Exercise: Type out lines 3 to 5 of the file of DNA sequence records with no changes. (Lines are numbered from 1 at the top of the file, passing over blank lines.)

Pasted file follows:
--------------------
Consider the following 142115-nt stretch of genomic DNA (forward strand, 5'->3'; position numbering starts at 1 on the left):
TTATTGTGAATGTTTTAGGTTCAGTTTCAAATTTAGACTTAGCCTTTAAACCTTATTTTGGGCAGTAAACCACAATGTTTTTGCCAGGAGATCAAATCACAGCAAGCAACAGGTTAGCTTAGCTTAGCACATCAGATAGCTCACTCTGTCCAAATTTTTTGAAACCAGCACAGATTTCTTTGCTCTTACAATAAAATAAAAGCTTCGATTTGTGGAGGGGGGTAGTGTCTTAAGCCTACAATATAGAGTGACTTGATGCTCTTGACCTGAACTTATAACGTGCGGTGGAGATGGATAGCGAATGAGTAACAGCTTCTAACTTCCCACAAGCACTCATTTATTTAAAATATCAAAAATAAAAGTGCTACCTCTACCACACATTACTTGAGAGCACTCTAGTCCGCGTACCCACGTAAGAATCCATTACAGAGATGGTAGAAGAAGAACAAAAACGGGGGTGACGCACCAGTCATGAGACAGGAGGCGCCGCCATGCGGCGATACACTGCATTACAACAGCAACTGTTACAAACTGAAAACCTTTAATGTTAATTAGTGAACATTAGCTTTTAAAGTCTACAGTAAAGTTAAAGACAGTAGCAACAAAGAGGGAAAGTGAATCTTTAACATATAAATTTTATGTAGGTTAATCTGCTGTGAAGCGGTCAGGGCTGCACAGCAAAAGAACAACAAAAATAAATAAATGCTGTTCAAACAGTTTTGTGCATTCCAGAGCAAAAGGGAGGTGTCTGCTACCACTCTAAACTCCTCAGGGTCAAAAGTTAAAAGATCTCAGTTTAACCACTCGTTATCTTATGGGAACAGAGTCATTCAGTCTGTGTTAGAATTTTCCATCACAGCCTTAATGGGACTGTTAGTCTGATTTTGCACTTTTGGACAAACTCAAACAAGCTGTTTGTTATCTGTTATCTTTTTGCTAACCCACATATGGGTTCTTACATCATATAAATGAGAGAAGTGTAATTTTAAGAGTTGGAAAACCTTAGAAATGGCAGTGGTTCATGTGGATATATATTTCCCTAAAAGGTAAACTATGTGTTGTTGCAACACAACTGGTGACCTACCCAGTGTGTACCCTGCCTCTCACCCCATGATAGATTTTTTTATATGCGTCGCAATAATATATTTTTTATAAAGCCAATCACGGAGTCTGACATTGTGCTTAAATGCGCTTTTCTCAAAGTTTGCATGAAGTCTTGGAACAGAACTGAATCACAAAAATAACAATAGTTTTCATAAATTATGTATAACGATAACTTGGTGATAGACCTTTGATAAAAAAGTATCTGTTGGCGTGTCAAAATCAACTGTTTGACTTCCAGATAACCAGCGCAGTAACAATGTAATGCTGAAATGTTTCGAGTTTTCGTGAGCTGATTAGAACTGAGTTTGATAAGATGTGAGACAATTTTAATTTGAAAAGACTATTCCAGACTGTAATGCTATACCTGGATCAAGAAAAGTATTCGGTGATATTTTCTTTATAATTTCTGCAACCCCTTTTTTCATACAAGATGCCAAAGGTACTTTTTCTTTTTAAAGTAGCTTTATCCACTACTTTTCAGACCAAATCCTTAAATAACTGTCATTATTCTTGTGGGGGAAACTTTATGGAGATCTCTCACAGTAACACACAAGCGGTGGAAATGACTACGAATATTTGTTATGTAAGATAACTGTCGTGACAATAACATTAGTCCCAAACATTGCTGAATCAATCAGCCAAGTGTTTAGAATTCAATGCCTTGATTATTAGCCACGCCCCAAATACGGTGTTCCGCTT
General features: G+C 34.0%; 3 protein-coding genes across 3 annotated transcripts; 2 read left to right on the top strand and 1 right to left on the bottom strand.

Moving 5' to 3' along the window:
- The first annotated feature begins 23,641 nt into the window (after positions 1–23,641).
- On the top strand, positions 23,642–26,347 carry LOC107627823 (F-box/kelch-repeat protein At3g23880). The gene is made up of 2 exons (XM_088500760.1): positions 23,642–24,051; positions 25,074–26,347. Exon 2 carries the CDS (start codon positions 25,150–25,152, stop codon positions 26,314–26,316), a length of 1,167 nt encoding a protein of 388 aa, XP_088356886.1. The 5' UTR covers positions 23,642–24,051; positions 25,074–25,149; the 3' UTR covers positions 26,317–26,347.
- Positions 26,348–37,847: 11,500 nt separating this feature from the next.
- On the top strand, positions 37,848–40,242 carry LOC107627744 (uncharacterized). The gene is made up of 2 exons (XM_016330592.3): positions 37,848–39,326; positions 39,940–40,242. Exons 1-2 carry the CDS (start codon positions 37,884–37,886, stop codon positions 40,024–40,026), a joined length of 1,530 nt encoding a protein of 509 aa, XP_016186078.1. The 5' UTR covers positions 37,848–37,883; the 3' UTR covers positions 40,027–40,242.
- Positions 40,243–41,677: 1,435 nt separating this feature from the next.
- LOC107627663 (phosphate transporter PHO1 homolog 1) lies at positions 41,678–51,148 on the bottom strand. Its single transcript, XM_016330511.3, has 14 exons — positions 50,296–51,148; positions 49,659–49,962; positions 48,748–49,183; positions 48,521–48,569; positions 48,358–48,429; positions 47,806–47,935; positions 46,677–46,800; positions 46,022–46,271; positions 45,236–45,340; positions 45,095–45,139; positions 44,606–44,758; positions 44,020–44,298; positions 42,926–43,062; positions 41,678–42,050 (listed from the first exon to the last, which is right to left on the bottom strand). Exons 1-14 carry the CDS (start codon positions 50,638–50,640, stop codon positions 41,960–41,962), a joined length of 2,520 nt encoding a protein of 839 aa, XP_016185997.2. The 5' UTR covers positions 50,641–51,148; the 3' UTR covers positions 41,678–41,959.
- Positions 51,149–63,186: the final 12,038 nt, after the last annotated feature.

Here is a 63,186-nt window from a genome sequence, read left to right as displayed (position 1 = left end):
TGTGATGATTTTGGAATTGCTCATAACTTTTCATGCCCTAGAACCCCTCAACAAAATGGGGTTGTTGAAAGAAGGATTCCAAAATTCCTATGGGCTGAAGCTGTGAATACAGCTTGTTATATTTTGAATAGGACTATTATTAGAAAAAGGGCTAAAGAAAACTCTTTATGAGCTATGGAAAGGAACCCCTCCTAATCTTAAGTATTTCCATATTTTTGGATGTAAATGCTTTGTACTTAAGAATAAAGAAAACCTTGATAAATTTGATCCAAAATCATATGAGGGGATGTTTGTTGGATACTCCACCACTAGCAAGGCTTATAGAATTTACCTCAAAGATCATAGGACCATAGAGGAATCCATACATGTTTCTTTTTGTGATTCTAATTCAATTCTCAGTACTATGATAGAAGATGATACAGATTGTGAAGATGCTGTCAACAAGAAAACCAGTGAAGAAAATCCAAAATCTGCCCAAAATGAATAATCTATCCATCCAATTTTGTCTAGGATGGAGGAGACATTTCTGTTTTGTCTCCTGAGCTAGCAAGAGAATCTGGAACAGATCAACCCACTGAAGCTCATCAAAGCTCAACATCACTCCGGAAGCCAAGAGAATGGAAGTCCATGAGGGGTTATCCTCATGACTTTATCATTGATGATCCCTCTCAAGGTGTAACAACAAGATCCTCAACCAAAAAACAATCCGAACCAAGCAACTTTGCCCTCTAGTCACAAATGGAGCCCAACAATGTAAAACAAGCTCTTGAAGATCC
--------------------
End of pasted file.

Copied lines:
General features: G+C 34.0%; 3 protein-coding genes across 3 annotated transcripts; 2 read left to right on the top strand and 1 right to left on the bottom strand.

Moving 5' to 3' along the window:
- The first annotated feature begins 23,641 nt into the window (after positions 1–23,641).